Updated: Feb 18, 2020
I’m increasingly involved in discussions with corporate clients about employee wellbeing programmes and the introduction of health and fitness components to support them.
It’s a hot topic with HR departments for sure, with 28.2 million working days lost in the UK in 2018/19, 6.9 million of which were as result of musculoskeletal disorders*. As a massage therapist, I regularly treat people who suffer with soreness and tension in their back, neck and shoulders and I’m a strong believer in the importance of good posture in the workplace. Having been asked to make a short presentation as part of one of these programmes, my research led me to realise the even greater implications on our bodies if we neglect our posture and the way we hold ourselves, both inside and outside the work environment.
Not just a pain in the neck
Did you realise, for example, that an increase of a single inch in forward lean seated at your computer equates to an increase in pressure of 10lbs/4.5kg on your cervical spine? Poor posture can result in neck pain, headaches, jaw pain and general fatigue but it’s not just musculoskeletal issues that can arise: if repeatedly uncorrected, poor posture can also lead to problems with digestion, circulation and even incontinence.
For a huge proportion of the population, every day we’re confronted with activities that challenge our posture - leaning over our computers, driving, studying our mobile devices – and the implications of poor posture on our health are an ever-increasing threat.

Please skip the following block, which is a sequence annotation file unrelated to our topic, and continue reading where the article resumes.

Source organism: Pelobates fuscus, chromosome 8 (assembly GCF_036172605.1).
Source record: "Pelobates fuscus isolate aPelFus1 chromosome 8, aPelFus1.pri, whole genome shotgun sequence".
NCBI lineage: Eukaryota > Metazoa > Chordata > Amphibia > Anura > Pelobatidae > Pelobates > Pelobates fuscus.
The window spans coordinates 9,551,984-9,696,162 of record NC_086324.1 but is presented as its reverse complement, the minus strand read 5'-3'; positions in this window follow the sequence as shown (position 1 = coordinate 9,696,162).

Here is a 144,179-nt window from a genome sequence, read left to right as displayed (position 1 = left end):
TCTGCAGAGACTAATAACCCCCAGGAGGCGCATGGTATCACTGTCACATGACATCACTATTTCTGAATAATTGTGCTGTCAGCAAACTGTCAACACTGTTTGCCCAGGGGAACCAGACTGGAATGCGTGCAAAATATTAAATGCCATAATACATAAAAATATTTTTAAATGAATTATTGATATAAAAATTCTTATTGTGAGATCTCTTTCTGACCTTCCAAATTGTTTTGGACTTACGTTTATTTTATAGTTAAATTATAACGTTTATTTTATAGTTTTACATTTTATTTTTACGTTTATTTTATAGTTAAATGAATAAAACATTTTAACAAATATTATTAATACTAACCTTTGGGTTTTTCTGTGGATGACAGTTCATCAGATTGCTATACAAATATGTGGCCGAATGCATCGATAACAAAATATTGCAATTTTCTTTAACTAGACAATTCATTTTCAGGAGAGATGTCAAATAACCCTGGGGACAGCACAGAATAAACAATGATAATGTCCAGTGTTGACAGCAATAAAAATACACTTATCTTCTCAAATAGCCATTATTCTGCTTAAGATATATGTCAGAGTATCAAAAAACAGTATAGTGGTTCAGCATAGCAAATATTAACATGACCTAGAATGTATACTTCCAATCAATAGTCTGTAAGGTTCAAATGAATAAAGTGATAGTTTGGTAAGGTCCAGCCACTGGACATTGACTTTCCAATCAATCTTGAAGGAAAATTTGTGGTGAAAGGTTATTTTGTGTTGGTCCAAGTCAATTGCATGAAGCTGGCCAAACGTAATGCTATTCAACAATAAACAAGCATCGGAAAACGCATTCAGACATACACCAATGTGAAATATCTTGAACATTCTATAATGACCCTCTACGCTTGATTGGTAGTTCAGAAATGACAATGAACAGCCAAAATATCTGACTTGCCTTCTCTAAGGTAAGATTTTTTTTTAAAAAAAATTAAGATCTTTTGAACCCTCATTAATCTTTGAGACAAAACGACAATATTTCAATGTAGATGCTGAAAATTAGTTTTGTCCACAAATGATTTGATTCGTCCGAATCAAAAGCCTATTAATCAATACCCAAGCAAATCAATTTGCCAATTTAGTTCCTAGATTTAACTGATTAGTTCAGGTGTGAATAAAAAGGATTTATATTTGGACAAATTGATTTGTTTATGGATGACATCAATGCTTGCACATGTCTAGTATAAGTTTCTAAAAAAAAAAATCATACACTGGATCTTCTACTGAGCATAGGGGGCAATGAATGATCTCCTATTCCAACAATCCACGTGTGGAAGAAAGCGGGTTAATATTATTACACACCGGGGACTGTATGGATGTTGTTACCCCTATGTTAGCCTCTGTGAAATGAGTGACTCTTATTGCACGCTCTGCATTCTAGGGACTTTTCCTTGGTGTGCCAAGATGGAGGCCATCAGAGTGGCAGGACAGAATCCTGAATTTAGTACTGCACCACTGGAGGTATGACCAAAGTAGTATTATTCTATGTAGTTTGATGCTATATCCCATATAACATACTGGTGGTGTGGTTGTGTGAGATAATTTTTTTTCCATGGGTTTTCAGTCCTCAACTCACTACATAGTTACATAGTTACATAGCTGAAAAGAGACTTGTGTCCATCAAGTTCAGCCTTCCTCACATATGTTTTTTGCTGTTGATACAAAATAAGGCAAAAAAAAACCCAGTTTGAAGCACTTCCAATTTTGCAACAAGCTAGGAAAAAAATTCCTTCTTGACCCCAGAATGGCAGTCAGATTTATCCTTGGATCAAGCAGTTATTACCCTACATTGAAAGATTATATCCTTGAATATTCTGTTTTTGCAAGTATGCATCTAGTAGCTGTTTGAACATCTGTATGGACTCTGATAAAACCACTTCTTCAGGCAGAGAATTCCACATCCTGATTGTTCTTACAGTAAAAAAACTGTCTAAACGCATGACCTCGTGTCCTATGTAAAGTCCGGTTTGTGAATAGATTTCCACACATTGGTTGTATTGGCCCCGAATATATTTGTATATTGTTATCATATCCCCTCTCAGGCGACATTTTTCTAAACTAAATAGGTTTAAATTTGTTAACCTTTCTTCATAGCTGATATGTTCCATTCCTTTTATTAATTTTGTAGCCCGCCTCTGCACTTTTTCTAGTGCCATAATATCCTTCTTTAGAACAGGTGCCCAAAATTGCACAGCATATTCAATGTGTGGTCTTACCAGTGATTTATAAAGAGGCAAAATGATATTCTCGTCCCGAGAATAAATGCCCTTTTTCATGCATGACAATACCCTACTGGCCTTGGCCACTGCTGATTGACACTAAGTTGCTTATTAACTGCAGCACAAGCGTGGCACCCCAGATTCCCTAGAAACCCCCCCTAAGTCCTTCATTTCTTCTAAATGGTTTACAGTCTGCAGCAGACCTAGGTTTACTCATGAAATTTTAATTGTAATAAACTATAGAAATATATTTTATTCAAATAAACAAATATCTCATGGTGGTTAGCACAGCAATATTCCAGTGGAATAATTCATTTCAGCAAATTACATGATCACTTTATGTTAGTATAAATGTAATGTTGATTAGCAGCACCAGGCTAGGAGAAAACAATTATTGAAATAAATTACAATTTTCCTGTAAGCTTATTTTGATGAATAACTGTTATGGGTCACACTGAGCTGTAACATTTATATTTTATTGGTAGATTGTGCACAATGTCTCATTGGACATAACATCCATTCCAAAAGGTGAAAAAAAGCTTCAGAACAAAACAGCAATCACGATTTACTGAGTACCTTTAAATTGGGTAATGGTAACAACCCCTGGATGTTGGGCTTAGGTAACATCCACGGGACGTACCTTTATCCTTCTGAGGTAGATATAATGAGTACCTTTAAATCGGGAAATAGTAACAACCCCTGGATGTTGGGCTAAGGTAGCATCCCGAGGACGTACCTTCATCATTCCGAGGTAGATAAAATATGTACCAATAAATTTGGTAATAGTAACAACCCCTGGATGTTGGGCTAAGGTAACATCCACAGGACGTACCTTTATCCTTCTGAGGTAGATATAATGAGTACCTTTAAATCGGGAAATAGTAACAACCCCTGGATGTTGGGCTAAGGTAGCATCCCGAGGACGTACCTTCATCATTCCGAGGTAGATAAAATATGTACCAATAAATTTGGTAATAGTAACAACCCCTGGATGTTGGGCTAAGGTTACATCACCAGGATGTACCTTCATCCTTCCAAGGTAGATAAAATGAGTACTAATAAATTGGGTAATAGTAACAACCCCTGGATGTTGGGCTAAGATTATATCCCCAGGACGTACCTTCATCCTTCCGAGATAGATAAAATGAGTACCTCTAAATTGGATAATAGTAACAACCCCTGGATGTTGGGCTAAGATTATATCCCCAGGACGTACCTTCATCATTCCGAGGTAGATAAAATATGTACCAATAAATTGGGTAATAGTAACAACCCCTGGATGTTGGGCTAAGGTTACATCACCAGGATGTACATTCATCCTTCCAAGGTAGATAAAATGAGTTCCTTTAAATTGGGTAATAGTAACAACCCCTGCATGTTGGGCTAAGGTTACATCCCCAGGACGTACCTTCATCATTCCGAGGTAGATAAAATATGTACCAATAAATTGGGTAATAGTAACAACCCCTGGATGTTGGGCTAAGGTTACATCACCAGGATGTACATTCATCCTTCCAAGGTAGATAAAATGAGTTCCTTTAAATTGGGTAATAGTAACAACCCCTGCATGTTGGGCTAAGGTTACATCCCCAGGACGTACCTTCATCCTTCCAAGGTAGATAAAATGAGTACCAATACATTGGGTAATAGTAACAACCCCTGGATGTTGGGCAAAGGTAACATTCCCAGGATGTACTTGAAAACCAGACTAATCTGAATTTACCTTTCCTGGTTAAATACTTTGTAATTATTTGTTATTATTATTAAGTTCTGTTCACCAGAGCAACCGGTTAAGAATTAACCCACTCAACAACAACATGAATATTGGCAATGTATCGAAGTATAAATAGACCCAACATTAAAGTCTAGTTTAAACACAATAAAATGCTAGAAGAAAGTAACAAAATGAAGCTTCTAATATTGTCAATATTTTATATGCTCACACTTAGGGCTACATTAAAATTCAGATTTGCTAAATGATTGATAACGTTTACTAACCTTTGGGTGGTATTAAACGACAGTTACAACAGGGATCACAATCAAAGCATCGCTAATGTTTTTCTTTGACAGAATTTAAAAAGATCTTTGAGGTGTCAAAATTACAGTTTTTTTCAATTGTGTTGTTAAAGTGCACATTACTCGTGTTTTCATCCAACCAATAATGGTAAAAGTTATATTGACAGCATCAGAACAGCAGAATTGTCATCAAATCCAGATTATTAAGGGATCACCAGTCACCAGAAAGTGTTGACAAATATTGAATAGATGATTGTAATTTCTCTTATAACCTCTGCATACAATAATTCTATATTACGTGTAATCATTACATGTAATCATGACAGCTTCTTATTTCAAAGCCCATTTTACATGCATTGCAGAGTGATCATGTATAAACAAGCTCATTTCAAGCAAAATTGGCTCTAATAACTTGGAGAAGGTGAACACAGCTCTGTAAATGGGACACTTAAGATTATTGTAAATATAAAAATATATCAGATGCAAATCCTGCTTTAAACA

Review, Adjust, Move, Stretch
I firmly advocate the importance of regularly reviewing and correcting posture during the working day and of getting up out of your chair to regularly move and stretch – no-one should be too busy to take a short break from ‘head-down’ mode several times a day, indeed it’s behaviour that HR teams with a positive approach to employee wellbeing would positively encourage. Maybe set yourself an alarm to remind yourself to check your posture every couple of hours?
Using the above advice, the acronym RAMS is a good way to help manage good posture – Review, Adjust, Move, Stretch.
Here are three easy stretches you can do at your desk to help relieve tightness and reset the neck and shoulder muscles.
1) Neck rotation overstretch
Rotate your neck sideways to the end of its range. Place the palm of your hand on the side of your head and gently push your neck into slightly more rotation.
2) Neck flexion with side flexion
Bend your neck to the side, by taking your left ear towards your left shoulder. Tuck your chin towards your chest and increase the stretch by pulling your head further across. Push back with your head, matching the push with the pull of your hand. After 7-8 seconds stop the push with your head and slightly extend the stretch by pulling further with your hand.
3) Shoulder retraction
Sit upright and rest your arms by your sides. Gently squeeze your shoulder blades together and at the same time pull your arms backwards and outwards.
* Office of national statistics